Gender Differences in Academic Achievement: Is Writing an Exception to the Gender Similarities Hypothesis?
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The gender similarities hypothesis by J. S. Hyde ( 2005 ), based on large-scale reviews of studies, concludes that boys and girls are more alike than different on most psychological variables, including academic skills such as reading and math (J. S. Hyde, 2005 ). Writing is an academic skill that may be an exception. The authors investigated gender differences in academic achievement using a large, nationally stratified sample of children and adolescents ranging from ages 7-19 years (N = 2,027). Achievement data were from the conormed sample for the Kaufman intelligence and achievement tests. Multiple-indicator, multiple-cause, and multigroup mean and covariance structure models were used to test for mean differences. Girls had higher latent reading ability and higher scores on a test of math computation, but the effect sizes were consistent with the gender similarities hypothesis. Conversely, girls scored higher on spelling and written expression, with effect sizes inconsistent with the gender similarities hypothesis. The findings remained the same after controlling for cognitive ability. Girls outperform boys on tasks of writing.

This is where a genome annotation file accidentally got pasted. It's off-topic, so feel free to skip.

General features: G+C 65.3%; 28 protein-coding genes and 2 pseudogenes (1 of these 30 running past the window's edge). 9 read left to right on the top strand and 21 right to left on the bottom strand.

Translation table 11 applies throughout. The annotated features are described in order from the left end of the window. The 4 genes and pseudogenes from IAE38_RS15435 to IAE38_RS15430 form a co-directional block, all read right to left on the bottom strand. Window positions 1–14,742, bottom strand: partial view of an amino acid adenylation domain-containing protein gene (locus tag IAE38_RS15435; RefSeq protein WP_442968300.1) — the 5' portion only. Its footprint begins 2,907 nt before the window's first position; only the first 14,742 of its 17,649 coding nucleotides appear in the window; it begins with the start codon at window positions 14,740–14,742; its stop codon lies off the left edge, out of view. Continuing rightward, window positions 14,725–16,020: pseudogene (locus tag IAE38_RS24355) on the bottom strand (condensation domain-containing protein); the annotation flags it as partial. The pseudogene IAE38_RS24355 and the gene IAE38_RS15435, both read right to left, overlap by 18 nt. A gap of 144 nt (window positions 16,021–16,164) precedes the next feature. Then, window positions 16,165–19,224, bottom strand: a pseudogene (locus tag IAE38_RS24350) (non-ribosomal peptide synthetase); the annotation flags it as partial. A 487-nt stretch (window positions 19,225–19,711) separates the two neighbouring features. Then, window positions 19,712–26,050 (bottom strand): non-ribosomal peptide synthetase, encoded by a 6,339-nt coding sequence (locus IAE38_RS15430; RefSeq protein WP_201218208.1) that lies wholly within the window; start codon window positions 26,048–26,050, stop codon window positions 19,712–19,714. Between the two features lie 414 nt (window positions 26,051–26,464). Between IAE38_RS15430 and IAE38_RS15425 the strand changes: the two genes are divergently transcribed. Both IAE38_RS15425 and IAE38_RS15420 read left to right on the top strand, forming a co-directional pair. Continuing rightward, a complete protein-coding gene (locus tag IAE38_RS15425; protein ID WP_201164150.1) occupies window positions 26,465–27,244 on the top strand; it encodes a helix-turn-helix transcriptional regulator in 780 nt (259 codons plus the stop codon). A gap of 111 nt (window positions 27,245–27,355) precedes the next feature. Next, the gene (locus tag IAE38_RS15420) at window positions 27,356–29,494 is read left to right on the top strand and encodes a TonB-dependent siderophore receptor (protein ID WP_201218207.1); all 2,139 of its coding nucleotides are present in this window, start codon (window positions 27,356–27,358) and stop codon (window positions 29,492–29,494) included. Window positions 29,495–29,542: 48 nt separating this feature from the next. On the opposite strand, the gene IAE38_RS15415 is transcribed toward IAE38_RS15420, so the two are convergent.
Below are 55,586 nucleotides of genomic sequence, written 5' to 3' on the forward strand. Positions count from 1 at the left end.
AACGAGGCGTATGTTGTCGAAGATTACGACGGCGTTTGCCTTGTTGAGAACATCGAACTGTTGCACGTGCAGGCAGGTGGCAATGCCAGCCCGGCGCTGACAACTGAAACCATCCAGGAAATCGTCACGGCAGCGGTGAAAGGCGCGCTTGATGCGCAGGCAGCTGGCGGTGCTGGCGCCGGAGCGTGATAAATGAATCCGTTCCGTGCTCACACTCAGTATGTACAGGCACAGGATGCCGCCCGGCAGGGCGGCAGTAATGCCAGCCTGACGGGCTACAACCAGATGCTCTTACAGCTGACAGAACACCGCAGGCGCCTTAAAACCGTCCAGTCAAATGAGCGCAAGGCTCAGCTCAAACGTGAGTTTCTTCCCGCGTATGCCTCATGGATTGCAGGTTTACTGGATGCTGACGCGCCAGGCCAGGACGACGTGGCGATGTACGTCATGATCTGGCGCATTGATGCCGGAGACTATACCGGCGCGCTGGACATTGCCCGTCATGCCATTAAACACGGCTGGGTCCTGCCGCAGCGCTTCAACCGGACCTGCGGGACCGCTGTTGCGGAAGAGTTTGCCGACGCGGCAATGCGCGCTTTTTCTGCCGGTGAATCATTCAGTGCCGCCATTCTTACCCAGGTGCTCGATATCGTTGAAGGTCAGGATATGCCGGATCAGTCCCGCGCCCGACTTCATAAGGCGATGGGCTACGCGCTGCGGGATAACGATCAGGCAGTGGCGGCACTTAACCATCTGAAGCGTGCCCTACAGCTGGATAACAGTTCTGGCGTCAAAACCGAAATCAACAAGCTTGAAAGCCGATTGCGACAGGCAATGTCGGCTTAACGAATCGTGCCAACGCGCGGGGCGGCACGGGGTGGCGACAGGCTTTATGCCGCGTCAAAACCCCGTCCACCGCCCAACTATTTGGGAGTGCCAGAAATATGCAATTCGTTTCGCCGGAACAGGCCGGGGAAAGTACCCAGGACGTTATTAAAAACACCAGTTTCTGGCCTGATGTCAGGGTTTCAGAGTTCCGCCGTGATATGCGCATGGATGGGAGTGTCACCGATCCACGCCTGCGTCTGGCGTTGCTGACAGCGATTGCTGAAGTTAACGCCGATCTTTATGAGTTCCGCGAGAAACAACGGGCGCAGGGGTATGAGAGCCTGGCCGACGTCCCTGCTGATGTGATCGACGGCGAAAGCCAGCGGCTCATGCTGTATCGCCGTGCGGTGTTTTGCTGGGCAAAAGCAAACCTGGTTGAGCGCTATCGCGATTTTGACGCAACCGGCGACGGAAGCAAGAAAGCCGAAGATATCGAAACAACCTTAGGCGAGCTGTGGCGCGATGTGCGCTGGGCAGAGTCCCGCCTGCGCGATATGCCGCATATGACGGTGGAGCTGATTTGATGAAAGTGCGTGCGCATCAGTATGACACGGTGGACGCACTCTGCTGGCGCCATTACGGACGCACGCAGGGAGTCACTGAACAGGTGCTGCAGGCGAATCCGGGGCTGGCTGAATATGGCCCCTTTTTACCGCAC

author list (cited authors)
Reynolds, M. R., Scheiber, C., Hajovsky, D. B., Schwartz, B., & Kaufman, A. S.
complete list of authors
Reynolds, Matthew R||Scheiber, Caroline||Hajovsky, Daniel B||Schwartz, Bryanna||Kaufman, Alan S